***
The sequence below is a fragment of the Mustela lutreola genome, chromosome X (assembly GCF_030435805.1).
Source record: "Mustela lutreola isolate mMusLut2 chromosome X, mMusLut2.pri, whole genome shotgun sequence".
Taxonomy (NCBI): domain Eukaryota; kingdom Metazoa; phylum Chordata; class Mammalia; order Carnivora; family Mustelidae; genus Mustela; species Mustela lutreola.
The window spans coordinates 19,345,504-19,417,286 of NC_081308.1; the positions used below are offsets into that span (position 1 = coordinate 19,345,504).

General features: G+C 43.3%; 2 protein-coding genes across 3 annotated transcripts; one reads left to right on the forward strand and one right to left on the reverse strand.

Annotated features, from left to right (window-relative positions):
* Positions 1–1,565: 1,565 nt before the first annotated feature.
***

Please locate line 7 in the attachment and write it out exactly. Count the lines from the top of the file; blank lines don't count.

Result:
* Positions 1–1,565: 1,565 nt before the first annotated feature.